Although no federal mandate for paid sick leave exists, states, counties, and cities across the United States have enacted laws guaranteeing paid sick and safe days for workers recovering from an illness, caring for a sick family member, and finding care in the aftermath of domestic violence. These laws, however, vary considerably across jurisdictions.
This report examines the 36 paid sick and safe day laws in effect as of 2022, providing benchmarks for equitable leave policies.
The primary findings include:
- Almost all paid sick and safe day laws (97 percent) protected workers from job loss and retaliation while on leave.
- While most paid sick day policies covered full-time, part-time, and temporary workers, 71 percent required employees to work 90 days before they could use their accrued leave.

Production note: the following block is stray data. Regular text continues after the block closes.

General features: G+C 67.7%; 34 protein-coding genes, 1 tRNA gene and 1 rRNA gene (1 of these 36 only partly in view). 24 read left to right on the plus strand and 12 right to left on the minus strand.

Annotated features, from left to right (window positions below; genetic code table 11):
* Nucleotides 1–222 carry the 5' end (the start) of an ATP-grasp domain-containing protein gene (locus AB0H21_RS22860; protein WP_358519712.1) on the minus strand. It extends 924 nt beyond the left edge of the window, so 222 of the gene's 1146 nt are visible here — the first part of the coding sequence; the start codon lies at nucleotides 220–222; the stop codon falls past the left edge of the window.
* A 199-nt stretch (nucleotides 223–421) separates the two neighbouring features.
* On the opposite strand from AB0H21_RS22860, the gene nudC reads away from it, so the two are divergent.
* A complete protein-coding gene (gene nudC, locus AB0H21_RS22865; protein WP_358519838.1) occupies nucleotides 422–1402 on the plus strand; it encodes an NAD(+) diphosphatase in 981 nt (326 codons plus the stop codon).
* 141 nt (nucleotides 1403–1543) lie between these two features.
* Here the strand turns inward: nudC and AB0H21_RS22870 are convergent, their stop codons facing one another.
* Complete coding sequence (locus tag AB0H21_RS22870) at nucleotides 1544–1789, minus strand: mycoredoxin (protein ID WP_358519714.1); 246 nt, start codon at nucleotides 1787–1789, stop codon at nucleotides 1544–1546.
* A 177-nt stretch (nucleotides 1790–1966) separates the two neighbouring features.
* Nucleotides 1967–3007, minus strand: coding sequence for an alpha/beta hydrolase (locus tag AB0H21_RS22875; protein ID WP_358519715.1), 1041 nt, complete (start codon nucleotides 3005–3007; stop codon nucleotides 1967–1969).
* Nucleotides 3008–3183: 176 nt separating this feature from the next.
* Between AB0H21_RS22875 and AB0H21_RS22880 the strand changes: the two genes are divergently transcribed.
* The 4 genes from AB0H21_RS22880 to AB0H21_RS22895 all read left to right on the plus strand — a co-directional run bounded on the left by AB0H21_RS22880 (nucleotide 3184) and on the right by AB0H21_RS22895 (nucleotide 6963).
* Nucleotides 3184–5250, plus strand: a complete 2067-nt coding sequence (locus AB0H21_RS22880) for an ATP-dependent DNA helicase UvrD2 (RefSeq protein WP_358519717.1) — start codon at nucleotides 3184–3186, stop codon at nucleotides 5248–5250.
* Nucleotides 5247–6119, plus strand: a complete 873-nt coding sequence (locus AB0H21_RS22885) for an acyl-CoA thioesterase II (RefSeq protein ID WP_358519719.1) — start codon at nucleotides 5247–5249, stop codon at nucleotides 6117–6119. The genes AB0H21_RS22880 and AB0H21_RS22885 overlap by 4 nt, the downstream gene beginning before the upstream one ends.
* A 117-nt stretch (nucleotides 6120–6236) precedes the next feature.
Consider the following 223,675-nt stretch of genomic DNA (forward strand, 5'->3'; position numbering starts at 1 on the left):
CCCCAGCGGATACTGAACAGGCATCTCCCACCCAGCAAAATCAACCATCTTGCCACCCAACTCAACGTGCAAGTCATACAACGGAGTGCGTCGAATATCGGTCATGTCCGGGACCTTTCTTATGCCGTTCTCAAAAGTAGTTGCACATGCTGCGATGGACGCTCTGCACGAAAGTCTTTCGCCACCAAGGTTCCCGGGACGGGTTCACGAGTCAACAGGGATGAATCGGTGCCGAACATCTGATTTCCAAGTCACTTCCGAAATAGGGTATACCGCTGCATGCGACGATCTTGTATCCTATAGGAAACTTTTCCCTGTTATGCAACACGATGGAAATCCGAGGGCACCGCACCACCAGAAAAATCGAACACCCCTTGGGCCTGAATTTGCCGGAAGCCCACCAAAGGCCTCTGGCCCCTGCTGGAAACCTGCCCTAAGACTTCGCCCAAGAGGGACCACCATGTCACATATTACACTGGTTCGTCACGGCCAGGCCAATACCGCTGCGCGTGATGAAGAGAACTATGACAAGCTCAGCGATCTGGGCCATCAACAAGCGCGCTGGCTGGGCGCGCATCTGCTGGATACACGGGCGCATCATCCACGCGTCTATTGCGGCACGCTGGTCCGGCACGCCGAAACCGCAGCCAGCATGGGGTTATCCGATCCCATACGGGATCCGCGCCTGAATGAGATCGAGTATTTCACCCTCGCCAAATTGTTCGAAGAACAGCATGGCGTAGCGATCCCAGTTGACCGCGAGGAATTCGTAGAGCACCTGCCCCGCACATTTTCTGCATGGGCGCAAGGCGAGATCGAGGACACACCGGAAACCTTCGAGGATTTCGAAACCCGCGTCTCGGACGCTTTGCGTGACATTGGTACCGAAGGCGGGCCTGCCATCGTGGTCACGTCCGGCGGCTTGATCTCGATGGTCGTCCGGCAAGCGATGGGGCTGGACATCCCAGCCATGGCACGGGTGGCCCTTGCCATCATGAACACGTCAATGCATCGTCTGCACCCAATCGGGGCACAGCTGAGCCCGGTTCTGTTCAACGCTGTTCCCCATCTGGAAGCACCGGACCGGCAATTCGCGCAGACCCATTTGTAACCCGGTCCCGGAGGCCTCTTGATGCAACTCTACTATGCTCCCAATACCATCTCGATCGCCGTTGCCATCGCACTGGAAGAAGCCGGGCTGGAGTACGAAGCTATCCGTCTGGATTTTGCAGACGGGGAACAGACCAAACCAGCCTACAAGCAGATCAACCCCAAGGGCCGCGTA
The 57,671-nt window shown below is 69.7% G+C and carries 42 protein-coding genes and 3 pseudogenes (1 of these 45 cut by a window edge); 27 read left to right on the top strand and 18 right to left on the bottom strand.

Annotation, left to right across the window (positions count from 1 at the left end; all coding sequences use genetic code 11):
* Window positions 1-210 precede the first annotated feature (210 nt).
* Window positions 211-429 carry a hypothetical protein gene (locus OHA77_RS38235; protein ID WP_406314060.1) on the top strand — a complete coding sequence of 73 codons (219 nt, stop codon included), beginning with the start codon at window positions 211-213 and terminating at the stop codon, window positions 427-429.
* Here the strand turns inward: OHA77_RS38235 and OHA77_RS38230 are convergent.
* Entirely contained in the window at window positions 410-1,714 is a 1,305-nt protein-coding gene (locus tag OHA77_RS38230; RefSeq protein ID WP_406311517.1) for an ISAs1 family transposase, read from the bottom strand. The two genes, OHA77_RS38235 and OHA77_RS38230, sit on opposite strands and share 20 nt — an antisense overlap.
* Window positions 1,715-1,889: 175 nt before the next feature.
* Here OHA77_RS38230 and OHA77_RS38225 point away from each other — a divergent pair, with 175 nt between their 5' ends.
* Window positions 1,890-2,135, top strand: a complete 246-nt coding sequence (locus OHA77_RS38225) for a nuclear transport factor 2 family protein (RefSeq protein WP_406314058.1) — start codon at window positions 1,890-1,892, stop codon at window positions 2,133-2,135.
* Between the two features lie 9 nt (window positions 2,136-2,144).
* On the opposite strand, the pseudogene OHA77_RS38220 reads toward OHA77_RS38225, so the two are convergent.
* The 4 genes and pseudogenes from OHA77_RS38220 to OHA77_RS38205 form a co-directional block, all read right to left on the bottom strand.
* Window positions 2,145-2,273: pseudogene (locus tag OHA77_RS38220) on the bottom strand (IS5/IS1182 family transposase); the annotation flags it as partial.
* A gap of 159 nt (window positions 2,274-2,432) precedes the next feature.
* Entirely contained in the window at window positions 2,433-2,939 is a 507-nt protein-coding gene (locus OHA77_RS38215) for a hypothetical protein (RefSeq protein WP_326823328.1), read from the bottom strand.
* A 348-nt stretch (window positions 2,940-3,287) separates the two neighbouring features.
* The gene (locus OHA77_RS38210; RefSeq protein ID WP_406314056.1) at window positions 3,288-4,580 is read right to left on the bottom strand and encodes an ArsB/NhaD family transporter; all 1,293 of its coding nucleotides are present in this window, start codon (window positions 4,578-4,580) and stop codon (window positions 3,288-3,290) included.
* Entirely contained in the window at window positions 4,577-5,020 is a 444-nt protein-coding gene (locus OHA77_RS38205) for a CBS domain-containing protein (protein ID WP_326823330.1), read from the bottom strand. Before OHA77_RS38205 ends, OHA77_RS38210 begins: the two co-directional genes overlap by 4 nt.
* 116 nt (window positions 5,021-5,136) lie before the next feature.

- 77 percent of paid sick day laws mandated that workers who typically earn the tipped minimum wage should instead receive the regular minimum wage while on leave.
- All paid sick day laws allowed workers to receive preventative care, care for their physical or mental health, or care for a family member’s physical or mental health. However, the definition of family varied among policies. Whereas all paid sick day laws covered children and spouses, only 80 percent covered partners.
- 22 percent of paid safe day laws did not provide coverage for family members.
- Paid safe leave mandates in each state, county, and city largely mirrored paid sick leave laws, although coverage differed based on business size in some cases. Whereas all paid safe day laws applied to businesses of five people or more, 13 percent of paid sick day laws applied only to businesses of 50 people or more. Most laws (63 percent), however, required coverage for both paid safe and sick days regardless of business size.
Using the data collected, the research team also created a chart that government officials, businesses, workers, and labor advocates can use to assess the equitability of their local laws.
To guarantee equitable access to paid sick and safe leave, state and local governments must ensure coverage for all workers, regardless of how often they work, how long they’ve been at a job, the size of their employer, or their definition of family.
Data from the WORLD Policy Analysis Center is available here.